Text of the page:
The 2018 showing season is coming to an end and, in the horse ranks, the Horse of the Year Show (HOYS) was one of the main talking points with the new “no pull-in” system. I thought it was difficult for the audience to follow and, although it was claimed that it “kept things exciting”, I do believe the go-round should be rewarded.
If we are to continue using the marking system, of which everyone knows I’m not a fan, the no pull-in could make everything even more haphazard. How do you compare your best horse to your worst when they could be standing next to each other?
The go-round is so important. A horse needs to be able to perform in a group, maintaining his manners. The judge should be looking for that stand-out performer from the moment it enters the ring. Not to be able to pull that horse in, then ride it and directly compare it with the next best examples in the class, for me just completely contradicts the art of showing, which is sadly being lost.
It’s unfair representation
The marks are not reflecting performances either, yet competitors still go and examine the figures. This is to no avail as it is just a meaningless number. All that mark can tell you is if the judge wanted your horse or not.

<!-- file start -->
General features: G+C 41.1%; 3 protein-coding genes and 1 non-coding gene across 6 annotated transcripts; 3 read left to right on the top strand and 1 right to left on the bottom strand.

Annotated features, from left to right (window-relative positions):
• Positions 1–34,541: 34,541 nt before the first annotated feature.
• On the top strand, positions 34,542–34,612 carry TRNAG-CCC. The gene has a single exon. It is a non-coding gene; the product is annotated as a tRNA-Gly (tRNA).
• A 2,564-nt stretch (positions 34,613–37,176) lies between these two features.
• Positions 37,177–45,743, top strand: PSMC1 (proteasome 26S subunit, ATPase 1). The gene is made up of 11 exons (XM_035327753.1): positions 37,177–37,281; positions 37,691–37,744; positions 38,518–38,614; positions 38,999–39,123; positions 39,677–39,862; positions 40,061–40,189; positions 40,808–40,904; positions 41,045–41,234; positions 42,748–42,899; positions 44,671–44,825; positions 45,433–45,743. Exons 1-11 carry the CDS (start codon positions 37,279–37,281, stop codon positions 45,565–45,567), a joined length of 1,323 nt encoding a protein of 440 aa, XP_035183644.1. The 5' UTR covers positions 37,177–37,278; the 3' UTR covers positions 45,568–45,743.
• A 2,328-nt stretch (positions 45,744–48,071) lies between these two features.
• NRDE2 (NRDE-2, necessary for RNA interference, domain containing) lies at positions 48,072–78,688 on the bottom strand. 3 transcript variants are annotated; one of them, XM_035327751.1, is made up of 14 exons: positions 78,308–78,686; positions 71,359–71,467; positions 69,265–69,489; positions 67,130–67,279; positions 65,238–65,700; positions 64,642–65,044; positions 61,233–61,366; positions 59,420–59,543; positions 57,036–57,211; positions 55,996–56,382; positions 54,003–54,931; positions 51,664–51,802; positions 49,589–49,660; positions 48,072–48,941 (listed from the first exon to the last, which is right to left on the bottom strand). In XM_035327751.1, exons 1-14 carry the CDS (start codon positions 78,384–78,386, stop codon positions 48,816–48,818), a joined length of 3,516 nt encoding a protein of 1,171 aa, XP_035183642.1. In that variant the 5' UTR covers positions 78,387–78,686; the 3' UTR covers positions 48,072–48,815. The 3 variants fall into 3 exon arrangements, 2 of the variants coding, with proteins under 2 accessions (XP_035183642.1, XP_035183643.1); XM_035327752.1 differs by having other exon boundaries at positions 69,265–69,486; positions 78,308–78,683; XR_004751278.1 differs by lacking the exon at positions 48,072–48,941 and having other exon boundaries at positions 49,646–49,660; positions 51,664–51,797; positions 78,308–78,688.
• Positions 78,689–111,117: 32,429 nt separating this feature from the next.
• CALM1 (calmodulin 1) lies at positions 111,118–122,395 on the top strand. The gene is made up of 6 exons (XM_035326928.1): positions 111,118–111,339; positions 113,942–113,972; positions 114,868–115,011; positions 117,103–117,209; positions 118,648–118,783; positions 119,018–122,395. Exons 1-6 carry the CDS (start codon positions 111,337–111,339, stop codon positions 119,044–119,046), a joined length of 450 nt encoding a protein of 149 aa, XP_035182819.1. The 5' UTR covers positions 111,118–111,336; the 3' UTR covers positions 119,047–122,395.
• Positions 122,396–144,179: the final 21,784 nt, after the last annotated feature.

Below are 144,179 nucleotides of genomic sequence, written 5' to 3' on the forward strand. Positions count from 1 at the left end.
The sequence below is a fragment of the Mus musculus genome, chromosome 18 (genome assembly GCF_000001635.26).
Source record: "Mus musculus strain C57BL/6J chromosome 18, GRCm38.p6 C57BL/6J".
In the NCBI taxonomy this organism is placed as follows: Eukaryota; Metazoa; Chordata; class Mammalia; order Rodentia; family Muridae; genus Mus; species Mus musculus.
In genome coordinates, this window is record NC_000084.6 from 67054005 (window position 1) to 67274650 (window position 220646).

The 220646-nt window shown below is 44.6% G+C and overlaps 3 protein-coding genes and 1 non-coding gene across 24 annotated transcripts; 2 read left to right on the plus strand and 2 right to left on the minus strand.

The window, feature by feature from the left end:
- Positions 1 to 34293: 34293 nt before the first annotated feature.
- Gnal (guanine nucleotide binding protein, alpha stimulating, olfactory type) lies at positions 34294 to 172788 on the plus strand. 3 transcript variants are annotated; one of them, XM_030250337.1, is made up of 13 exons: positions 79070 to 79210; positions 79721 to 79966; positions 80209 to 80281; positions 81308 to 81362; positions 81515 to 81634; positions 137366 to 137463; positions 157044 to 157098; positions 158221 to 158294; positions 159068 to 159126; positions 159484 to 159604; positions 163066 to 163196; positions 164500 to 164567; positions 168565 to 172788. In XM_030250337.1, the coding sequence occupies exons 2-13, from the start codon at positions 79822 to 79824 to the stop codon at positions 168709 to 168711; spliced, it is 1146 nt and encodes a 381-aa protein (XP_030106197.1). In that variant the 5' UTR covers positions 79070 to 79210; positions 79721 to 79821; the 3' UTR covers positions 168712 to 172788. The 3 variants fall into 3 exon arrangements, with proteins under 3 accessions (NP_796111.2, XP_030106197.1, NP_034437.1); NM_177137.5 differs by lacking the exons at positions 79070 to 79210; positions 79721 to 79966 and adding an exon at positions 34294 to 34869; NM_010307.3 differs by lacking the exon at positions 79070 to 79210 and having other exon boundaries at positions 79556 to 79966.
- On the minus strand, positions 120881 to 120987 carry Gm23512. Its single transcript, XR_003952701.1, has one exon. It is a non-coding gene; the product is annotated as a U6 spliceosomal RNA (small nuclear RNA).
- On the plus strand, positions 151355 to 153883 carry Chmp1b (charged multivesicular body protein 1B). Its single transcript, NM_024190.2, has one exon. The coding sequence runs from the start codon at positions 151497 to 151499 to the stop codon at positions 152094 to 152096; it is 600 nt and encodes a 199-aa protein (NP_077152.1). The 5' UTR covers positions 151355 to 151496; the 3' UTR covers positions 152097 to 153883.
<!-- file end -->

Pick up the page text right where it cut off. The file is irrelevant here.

For example, we had a horse at HOYS this year that received 25 out of 50 for ride, which is half marks. Yet from the outside, he appeared to go foot-perfectly. Luckily, I realise how the system works and you just can’t take offence at a mark like this. All we gained from this mark is that he wasn’t required for placings and that is fair enough, although the mark didn’t reflect his performance.
I’ve said this before, but the old system of using marks as a judge’s guide to give a rough order seems the only sensible way. To publish marks only causes controversy and bad feeling. This was highlighted when mistakes were made this year in the placings. Even with the mistakes, the judges didn’t notice because, let’s be honest, the sad fact when using marks and two judges is that the judges have no idea who has won or what the order should be. Why can’t we just let the judges do their job, as they do all season, without a marking system, and pick an outright winner?
Another cause for concern is the lack of time for the supreme judging at HOYS. It made for uncomfortable viewing to see horses rushed through, and sometimes the judges were only able to watch a quarter of their show. The judges must have felt under huge pressure and it was a shame for the competitors and connections.
HOYS is a real spectacle and we are lucky to compete at such a prestigious show, but perhaps a few things need looking at. HOYS is unique because it is able to try out new ideas and values feedback from the competitors, so hopefully the HOYS experience can be even better.
Ref Horse & Hound; 6 December 2018